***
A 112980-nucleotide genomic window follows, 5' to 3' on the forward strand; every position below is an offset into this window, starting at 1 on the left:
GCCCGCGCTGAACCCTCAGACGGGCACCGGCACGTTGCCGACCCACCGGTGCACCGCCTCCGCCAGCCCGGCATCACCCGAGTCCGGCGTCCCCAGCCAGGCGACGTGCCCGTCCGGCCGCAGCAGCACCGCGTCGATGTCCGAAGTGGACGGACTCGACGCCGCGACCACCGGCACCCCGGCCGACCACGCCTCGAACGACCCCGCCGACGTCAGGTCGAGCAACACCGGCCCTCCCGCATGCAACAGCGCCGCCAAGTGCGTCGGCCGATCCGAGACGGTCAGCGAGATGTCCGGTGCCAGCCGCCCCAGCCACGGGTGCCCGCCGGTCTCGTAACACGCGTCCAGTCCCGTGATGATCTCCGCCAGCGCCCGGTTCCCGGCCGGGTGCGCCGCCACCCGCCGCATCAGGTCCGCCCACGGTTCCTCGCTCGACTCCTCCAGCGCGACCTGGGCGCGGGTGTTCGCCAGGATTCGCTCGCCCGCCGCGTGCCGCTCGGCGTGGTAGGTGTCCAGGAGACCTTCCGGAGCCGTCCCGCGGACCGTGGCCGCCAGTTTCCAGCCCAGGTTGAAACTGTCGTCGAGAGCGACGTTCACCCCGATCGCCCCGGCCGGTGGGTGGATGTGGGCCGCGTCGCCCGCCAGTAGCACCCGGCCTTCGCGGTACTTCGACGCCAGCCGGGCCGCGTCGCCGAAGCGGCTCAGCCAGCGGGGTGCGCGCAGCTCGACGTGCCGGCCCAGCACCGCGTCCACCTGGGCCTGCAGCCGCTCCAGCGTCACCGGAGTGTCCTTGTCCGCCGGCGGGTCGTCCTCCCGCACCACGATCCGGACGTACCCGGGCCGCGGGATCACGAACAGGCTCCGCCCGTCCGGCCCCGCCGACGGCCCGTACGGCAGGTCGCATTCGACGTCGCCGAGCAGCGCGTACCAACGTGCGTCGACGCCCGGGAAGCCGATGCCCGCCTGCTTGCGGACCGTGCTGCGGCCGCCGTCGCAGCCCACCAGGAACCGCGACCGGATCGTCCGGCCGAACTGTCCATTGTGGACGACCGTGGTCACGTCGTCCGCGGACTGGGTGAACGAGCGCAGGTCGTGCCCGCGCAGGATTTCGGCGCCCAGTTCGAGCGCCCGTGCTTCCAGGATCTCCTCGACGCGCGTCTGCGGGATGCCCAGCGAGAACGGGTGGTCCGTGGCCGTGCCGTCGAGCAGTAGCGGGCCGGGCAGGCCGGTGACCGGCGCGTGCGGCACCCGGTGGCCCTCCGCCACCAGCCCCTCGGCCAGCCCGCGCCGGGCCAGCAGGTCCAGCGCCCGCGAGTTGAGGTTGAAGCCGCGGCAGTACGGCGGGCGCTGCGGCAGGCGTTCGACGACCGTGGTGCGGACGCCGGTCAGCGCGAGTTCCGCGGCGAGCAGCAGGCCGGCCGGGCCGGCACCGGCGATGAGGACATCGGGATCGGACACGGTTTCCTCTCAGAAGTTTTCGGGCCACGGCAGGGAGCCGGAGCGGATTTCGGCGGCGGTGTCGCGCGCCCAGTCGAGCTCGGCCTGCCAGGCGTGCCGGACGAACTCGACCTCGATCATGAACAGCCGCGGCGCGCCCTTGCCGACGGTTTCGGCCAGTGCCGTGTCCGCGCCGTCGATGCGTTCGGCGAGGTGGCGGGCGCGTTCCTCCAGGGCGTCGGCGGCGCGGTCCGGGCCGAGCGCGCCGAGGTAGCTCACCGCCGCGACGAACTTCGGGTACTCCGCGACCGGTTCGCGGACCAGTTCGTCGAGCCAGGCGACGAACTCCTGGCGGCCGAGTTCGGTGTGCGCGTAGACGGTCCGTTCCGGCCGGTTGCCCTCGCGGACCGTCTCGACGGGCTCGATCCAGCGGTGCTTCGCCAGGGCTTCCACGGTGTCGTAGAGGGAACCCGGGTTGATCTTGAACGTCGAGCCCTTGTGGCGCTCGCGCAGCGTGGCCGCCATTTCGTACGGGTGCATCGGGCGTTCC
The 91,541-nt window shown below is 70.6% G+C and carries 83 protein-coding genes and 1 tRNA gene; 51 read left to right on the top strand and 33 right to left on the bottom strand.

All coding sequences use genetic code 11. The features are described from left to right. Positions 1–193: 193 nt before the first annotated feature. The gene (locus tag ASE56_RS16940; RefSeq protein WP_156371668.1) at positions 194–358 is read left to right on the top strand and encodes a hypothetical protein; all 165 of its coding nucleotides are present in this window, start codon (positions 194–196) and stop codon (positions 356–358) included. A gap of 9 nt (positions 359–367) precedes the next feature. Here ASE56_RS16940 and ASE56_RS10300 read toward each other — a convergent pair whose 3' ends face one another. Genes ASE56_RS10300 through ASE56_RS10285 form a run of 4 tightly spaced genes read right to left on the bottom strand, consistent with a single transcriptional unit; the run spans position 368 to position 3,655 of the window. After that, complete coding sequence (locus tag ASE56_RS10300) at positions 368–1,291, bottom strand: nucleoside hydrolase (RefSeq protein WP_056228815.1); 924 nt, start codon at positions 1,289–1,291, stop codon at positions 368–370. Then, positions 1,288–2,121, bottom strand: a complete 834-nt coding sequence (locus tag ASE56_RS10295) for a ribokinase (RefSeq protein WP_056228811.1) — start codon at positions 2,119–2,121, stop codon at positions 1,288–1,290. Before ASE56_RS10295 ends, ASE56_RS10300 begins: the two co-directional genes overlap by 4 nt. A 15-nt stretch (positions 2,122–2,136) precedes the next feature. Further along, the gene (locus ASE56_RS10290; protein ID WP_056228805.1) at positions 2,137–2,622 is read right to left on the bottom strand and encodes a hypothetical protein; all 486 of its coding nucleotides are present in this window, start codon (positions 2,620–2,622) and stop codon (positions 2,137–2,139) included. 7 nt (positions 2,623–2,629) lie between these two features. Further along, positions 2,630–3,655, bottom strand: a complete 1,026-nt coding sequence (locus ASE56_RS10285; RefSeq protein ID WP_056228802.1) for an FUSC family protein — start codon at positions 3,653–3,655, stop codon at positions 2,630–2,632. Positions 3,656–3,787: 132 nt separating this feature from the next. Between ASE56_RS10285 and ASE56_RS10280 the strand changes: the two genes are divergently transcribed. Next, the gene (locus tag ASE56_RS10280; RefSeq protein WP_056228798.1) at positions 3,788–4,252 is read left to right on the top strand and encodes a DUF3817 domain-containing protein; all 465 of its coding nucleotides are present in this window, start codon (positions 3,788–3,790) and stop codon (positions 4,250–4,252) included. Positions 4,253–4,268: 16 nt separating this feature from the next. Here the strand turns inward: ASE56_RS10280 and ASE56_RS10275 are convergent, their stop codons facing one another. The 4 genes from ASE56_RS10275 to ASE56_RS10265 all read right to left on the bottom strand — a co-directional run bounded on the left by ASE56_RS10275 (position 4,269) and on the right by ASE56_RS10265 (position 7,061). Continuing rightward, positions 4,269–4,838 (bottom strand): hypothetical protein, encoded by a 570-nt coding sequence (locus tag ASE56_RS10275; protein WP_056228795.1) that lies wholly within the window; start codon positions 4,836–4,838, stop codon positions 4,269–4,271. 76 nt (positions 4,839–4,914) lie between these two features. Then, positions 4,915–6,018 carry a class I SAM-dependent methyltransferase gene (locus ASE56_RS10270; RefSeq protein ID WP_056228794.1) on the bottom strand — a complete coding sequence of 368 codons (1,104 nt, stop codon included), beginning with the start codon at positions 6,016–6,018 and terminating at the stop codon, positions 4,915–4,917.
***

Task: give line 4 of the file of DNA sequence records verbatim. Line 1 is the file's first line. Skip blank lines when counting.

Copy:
All coding sequences use genetic code 11. The features are described from left to right. Positions 1–193: 193 nt before the first annotated feature. The gene (locus tag ASE56_RS16940; RefSeq protein WP_156371668.1) at positions 194–358 is read left to right on the top strand and encodes a hypothetical protein; all 165 of its coding nucleotides are present in this window, start codon (positions 194–196) and stop codon (positions 356–358) included. A gap of 9 nt (positions 359–367) precedes the next feature. Here ASE56_RS16940 and ASE56_RS10300 read toward each other — a convergent pair whose 3' ends face one another. Genes ASE56_RS10300 through ASE56_RS10285 form a run of 4 tightly spaced genes read right to left on the bottom strand, consistent with a single transcriptional unit; the run spans position 368 to position 3,655 of the window. After that, complete coding sequence (locus tag ASE56_RS10300) at positions 368–1,291, bottom strand: nucleoside hydrolase (RefSeq protein WP_056228815.1); 924 nt, start codon at positions 1,289–1,291, stop codon at positions 368–370. Then, positions 1,288–2,121, bottom strand: a complete 834-nt coding sequence (locus tag ASE56_RS10295) for a ribokinase (RefSeq protein WP_056228811.1) — start codon at positions 2,119–2,121, stop codon at positions 1,288–1,290. Before ASE56_RS10295 ends, ASE56_RS10300 begins: the two co-directional genes overlap by 4 nt. A 15-nt stretch (positions 2,122–2,136) precedes the next feature. Further along, the gene (locus ASE56_RS10290; protein ID WP_056228805.1) at positions 2,137–2,622 is read right to left on the bottom strand and encodes a hypothetical protein; all 486 of its coding nucleotides are present in this window, start codon (positions 2,620–2,622) and stop codon (positions 2,137–2,139) included. 7 nt (positions 2,623–2,629) lie between these two features. Further along, positions 2,630–3,655, bottom strand: a complete 1,026-nt coding sequence (locus ASE56_RS10285; RefSeq protein ID WP_056228802.1) for an FUSC family protein — start codon at positions 3,653–3,655, stop codon at positions 2,630–2,632. Positions 3,656–3,787: 132 nt separating this feature from the next. Between ASE56_RS10285 and ASE56_RS10280 the strand changes: the two genes are divergently transcribed. Next, the gene (locus tag ASE56_RS10280; RefSeq protein WP_056228798.1) at positions 3,788–4,252 is read left to right on the top strand and encodes a DUF3817 domain-containing protein; all 465 of its coding nucleotides are present in this window, start codon (positions 3,788–3,790) and stop codon (positions 4,250–4,252) included. Positions 4,253–4,268: 16 nt separating this feature from the next. Here the strand turns inward: ASE56_RS10280 and ASE56_RS10275 are convergent, their stop codons facing one another. The 4 genes from ASE56_RS10275 to ASE56_RS10265 all read right to left on the bottom strand — a co-directional run bounded on the left by ASE56_RS10275 (position 4,269) and on the right by ASE56_RS10265 (position 7,061). Continuing rightward, positions 4,269–4,838 (bottom strand): hypothetical protein, encoded by a 570-nt coding sequence (locus tag ASE56_RS10275; protein WP_056228795.1) that lies wholly within the window; start codon positions 4,836–4,838, stop codon positions 4,269–4,271. 76 nt (positions 4,839–4,914) lie between these two features. Then, positions 4,915–6,018 carry a class I SAM-dependent methyltransferase gene (locus ASE56_RS10270; RefSeq protein ID WP_056228794.1) on the bottom strand — a complete coding sequence of 368 codons (1,104 nt, stop codon included), beginning with the start codon at positions 6,016–6,018 and terminating at the stop codon, positions 4,915–4,917.